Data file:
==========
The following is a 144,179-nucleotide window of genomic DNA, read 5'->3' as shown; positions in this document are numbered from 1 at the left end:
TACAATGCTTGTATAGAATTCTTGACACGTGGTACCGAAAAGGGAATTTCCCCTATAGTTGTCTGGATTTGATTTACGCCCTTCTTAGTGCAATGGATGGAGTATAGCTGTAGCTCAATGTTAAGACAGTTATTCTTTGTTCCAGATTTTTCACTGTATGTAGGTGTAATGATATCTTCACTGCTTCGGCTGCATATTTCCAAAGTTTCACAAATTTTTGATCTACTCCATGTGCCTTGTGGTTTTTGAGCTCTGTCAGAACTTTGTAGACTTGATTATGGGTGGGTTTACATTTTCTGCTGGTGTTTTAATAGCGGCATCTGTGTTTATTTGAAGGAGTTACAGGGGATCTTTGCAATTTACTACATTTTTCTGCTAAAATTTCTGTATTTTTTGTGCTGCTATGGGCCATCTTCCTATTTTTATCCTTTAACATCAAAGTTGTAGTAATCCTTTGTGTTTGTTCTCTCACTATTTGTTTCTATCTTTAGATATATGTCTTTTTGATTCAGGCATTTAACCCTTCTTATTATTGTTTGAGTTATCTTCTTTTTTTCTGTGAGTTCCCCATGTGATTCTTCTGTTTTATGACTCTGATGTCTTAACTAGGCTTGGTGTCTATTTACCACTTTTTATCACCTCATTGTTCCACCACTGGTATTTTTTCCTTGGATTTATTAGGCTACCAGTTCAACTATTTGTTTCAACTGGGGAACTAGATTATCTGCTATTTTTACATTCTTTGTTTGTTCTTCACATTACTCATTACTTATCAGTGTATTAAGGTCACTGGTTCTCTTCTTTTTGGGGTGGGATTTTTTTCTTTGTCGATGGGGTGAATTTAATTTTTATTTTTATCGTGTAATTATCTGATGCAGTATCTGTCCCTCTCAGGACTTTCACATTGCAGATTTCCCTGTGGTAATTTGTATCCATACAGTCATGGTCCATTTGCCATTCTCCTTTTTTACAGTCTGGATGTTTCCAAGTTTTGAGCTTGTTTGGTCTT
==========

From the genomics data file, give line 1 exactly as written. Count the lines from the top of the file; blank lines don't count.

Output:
The following is a 144,179-nucleotide window of genomic DNA, read 5'->3' as shown; positions in this document are numbered from 1 at the left end: